That was a pertinent question. How much of this creature WAS animal, apart from the pungent smell which everyone was now aware of, and how much a sentient being. For a moment it looked as if it did understand Madame’s words. There was a faint flicker in the eyes that reflected red in the lantern light that might have been a glimmer of understanding. But then the animal instinct took over. The creature lunged forward towards Madame, who, perhaps because she was so very different from everything it knew, seemed more of a threat than the others.

Madame raised her sword. So did Jenny. As scared as she was, she knew what to do when the moment called for it. Both swords pierced the tough but far from invulnerable flesh.

So did the two bullets Michael fired in quick succession. One hit the creature in the shoulder. The other was slightly better aimed and went into its chest near where, if its anatomy was sufficiently ape or man, its heart was.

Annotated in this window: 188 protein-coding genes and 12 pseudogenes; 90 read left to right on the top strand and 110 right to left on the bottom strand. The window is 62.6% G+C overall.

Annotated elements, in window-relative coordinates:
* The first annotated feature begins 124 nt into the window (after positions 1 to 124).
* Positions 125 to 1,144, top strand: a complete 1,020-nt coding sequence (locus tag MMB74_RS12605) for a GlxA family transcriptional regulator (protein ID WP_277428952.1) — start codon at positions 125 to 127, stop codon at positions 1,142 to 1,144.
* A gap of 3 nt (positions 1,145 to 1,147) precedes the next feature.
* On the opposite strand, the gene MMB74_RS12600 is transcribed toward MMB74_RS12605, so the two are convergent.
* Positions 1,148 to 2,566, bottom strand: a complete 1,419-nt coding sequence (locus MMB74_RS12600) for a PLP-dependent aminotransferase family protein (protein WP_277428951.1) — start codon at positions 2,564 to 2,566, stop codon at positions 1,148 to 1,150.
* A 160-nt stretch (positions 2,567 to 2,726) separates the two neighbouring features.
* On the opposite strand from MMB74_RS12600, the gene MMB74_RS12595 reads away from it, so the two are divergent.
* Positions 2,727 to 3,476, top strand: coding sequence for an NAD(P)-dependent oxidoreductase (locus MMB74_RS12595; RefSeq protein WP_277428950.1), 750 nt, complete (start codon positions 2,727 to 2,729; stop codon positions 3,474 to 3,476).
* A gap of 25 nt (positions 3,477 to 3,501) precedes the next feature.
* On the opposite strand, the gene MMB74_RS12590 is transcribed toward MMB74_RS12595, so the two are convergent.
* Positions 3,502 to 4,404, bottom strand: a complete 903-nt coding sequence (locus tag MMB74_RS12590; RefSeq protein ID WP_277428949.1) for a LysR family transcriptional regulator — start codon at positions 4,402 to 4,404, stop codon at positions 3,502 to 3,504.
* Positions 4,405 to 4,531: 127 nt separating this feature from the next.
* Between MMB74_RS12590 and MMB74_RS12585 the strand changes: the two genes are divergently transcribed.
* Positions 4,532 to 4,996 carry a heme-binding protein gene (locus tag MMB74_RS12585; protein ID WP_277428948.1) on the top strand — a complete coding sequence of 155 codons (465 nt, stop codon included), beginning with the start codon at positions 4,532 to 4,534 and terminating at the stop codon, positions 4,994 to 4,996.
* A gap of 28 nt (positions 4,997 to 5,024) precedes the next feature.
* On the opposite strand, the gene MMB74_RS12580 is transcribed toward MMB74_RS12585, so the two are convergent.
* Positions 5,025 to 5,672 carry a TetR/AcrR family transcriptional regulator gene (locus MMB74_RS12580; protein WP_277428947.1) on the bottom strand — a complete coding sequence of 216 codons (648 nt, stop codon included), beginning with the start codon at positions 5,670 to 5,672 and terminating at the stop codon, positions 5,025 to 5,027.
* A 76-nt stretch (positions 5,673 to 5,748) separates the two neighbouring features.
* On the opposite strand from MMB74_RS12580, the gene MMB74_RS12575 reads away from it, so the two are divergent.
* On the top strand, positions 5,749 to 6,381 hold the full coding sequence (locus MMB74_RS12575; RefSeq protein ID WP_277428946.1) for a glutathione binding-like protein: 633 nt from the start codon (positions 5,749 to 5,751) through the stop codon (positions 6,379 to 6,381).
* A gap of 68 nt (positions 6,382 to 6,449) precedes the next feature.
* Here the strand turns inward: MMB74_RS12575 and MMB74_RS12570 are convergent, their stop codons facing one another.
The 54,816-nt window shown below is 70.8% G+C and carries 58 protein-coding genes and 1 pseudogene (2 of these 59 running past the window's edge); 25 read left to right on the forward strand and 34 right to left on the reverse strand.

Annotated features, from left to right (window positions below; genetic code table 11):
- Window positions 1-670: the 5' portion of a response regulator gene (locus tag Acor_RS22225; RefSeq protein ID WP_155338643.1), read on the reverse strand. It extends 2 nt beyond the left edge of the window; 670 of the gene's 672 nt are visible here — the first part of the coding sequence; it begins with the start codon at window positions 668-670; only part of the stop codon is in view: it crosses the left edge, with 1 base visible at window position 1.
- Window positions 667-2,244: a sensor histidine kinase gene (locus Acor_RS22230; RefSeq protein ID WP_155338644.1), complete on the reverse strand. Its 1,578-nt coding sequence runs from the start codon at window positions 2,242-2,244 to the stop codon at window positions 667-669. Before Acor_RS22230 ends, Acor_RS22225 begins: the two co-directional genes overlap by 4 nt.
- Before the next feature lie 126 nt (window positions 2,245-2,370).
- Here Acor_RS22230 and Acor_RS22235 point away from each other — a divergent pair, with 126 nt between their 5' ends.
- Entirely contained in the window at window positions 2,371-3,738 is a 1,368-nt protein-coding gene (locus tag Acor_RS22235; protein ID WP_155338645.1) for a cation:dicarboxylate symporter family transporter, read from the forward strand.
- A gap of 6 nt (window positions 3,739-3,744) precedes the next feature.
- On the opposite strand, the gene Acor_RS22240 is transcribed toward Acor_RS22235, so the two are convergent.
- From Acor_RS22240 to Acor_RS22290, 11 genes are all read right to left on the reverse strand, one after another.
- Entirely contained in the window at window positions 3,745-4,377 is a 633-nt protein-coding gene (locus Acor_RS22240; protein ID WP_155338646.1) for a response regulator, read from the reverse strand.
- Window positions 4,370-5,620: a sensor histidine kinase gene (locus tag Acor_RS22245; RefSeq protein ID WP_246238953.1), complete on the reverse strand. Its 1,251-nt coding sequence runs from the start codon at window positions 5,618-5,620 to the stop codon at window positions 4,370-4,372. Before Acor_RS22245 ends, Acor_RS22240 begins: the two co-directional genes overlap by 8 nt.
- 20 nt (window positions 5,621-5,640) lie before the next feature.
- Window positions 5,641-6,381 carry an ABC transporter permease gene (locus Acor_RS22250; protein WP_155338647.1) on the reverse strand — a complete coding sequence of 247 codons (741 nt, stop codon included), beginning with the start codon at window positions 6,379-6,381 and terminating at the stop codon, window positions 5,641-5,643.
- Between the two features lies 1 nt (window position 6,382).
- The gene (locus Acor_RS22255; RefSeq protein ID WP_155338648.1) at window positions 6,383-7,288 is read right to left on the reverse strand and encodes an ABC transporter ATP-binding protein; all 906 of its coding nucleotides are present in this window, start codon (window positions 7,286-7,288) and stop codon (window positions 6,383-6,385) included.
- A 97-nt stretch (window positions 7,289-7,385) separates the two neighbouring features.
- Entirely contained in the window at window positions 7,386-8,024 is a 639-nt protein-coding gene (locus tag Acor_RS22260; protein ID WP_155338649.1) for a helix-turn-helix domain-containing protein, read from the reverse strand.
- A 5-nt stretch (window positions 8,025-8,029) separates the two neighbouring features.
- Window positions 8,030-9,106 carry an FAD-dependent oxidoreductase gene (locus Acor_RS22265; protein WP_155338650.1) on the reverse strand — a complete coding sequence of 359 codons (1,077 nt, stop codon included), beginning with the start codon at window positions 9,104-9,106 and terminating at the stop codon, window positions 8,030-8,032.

Its cry of pain was not so loud as the anguished one that rang out from the dark of the tunnel towards the place where the work was halted for the night, under the street called Poultry.

Strax lunged forward into the darkness and captured the man who was running towards them. As he was brought into the lantern light, he might have been mistaken, at first, for another ape man. But he was only a mere seven foot tall and not quite so muscular. He was red-headed and had rough workman’s clothes on and had been carrying a lantern of his own, though he had dropped it in his brief fight with Strax.

“Let me go to him,” the man pleaded, clearly meaning the ape man that lay in a painful huddle. It wasn’t quite dead, though anyone could see it was only a matter of time.

“You are… connected with this creature?” Madame asked.

“He’s my brother,” the man answered, a statement nobody was expecting. “Please… let me….”

“Strax, let him go,” Jenny said. “It’s all right. I don’t think he means us any harm.”